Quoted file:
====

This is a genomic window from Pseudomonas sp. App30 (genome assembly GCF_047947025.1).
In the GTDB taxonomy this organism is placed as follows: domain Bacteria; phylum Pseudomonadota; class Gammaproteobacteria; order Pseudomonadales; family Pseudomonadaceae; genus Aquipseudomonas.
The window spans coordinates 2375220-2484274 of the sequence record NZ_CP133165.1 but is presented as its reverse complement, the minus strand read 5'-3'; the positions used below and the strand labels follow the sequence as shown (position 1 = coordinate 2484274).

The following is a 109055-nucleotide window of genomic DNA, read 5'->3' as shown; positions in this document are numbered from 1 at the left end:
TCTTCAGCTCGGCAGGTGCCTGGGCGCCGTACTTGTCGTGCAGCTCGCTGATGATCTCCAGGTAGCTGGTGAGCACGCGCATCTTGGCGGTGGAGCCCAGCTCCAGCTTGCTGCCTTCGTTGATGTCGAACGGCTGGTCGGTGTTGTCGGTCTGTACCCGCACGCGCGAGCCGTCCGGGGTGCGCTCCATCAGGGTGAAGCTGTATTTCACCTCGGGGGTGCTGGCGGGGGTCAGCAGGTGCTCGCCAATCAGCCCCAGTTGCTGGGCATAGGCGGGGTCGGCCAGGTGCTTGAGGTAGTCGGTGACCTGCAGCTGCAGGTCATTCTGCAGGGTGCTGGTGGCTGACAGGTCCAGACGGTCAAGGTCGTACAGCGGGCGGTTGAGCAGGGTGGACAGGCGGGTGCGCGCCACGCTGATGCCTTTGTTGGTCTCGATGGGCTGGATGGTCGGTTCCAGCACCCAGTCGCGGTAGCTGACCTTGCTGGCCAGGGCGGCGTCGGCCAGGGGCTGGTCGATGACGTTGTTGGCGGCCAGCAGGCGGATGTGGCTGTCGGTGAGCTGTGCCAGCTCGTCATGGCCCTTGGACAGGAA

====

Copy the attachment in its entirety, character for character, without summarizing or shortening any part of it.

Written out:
This is a genomic window from Pseudomonas sp. App30 (genome assembly GCF_047947025.1).
In the GTDB taxonomy this organism is placed as follows: domain Bacteria; phylum Pseudomonadota; class Gammaproteobacteria; order Pseudomonadales; family Pseudomonadaceae; genus Aquipseudomonas.
The window spans coordinates 2375220-2484274 of the sequence record NZ_CP133165.1 but is presented as its reverse complement, the minus strand read 5'-3'; the positions used below and the strand labels follow the sequence as shown (position 1 = coordinate 2484274).

The following is a 109055-nucleotide window of genomic DNA, read 5'->3' as shown; positions in this document are numbered from 1 at the left end:
TCTTCAGCTCGGCAGGTGCCTGGGCGCCGTACTTGTCGTGCAGCTCGCTGATGATCTCCAGGTAGCTGGTGAGCACGCGCATCTTGGCGGTGGAGCCCAGCTCCAGCTTGCTGCCTTCGTTGATGTCGAACGGCTGGTCGGTGTTGTCGGTCTGTACCCGCACGCGCGAGCCGTCCGGGGTGCGCTCCATCAGGGTGAAGCTGTATTTCACCTCGGGGGTGCTGGCGGGGGTCAGCAGGTGCTCGCCAATCAGCCCCAGTTGCTGGGCATAGGCGGGGTCGGCCAGGTGCTTGAGGTAGTCGGTGACCTGCAGCTGCAGGTCATTCTGCAGGGTGCTGGTGGCTGACAGGTCCAGACGGTCAAGGTCGTACAGCGGGCGGTTGAGCAGGGTGGACAGGCGGGTGCGCGCCACGCTGATGCCTTTGTTGGTCTCGATGGGCTGGATGGTCGGTTCCAGCACCCAGTCGCGGTAGCTGACCTTGCTGGCCAGGGCGGCGTCGGCCAGGGGCTGGTCGATGACGTTGTTGGCGGCCAGCAGGCGGATGTGGCTGTCGGTGAGCTGTGCCAGCTCGTCATGGCCCTTGGACAGGAA